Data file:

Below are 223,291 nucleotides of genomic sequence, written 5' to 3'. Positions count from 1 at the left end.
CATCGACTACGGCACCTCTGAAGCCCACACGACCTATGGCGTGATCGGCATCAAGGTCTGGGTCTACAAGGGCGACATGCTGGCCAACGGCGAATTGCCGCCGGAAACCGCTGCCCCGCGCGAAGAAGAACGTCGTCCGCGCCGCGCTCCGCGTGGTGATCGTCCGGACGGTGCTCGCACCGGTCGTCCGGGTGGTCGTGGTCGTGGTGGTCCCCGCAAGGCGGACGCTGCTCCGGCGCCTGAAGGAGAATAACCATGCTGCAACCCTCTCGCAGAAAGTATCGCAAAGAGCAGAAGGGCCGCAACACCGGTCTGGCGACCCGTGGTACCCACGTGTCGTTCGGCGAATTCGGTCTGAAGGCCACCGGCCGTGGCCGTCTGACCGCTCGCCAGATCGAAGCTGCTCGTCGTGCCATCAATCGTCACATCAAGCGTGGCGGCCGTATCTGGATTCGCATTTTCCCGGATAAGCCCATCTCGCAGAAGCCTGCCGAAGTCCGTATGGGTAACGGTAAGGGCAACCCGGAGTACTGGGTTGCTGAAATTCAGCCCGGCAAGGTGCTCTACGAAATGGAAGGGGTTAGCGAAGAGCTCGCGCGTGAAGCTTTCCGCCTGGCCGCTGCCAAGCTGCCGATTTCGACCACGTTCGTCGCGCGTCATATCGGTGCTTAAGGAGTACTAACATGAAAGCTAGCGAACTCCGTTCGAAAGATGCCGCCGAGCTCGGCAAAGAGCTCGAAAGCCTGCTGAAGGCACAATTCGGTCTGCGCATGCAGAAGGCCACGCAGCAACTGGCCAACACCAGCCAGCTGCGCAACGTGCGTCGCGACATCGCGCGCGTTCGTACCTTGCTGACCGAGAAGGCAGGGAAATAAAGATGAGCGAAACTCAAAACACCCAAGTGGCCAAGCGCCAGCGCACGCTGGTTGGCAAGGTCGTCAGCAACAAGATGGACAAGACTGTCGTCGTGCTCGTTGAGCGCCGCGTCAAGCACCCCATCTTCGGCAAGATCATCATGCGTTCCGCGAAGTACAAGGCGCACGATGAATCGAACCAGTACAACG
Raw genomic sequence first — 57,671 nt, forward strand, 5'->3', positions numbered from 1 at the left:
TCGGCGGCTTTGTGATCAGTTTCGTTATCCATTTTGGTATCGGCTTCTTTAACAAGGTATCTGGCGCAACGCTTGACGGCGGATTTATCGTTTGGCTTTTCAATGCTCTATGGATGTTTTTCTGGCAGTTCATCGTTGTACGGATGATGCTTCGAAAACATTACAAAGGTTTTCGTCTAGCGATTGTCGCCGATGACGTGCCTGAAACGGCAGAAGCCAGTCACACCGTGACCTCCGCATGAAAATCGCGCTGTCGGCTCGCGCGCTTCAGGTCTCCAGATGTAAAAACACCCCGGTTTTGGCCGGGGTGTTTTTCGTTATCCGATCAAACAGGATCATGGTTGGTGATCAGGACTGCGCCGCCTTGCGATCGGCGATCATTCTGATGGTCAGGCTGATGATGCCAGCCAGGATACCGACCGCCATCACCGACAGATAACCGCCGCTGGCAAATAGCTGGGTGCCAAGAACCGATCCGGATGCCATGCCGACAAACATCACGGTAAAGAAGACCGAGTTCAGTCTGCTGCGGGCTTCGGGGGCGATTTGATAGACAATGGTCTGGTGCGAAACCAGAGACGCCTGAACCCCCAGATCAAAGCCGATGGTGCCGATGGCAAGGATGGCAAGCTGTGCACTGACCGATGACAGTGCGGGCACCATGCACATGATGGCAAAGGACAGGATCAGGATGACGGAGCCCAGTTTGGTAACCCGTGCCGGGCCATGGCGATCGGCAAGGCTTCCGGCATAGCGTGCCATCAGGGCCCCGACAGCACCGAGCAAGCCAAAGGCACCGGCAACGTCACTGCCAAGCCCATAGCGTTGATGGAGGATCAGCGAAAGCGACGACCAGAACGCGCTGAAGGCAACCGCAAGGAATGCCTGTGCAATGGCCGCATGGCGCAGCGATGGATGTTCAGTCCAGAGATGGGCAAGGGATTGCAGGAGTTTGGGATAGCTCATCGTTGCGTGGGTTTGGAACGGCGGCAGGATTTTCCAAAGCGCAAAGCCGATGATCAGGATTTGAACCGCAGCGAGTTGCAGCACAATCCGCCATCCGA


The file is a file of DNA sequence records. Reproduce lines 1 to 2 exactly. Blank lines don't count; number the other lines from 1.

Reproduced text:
Below are 223,291 nucleotides of genomic sequence, written 5' to 3'. Positions count from 1 at the left end.
CATCGACTACGGCACCTCTGAAGCCCACACGACCTATGGCGTGATCGGCATCAAGGTCTGGGTCTACAAGGGCGACATGCTGGCCAACGGCGAATTGCCGCCGGAAACCGCTGCCCCGCGCGAAGAAGAACGTCGTCCGCGCCGCGCTCCGCGTGGTGATCGTCCGGACGGTGCTCGCACCGGTCGTCCGGGTGGTCGTGGTCGTGGTGGTCCCCGCAAGGCGGACGCTGCTCCGGCGCCTGAAGGAGAATAACCATGCTGCAACCCTCTCGCAGAAAGTATCGCAAAGAGCAGAAGGGCCGCAACACCGGTCTGGCGACCCGTGGTACCCACGTGTCGTTCGGCGAATTCGGTCTGAAGGCCACCGGCCGTGGCCGTCTGACCGCTCGCCAGATCGAAGCTGCTCGTCGTGCCATCAATCGTCACATCAAGCGTGGCGGCCGTATCTGGATTCGCATTTTCCCGGATAAGCCCATCTCGCAGAAGCCTGCCGAAGTCCGTATGGGTAACGGTAAGGGCAACCCGGAGTACTGGGTTGCTGAAATTCAGCCCGGCAAGGTGCTCTACGAAATGGAAGGGGTTAGCGAAGAGCTCGCGCGTGAAGCTTTCCGCCTGGCCGCTGCCAAGCTGCCGATTTCGACCACGTTCGTCGCGCGTCATATCGGTGCTTAAGGAGTACTAACATGAAAGCTAGCGAACTCCGTTCGAAAGATGCCGCCGAGCTCGGCAAAGAGCTCGAAAGCCTGCTGAAGGCACAATTCGGTCTGCGCATGCAGAAGGCCACGCAGCAACTGGCCAACACCAGCCAGCTGCGCAACGTGCGTCGCGACATCGCGCGCGTTCGTACCTTGCTGACCGAGAAGGCAGGGAAATAAAGATGAGCGAAACTCAAAACACCCAAGTGGCCAAGCGCCAGCGCACGCTGGTTGGCAAGGTCGTCAGCAACAAGATGGACAAGACTGTCGTCGTGCTCGTTGAGCGCCGCGTCAAGCACCCCATCTTCGGCAAGATCATCATGCGTTCCGCGAAGTACAAGGCGCACGATGAATCGAACCAGTACAACG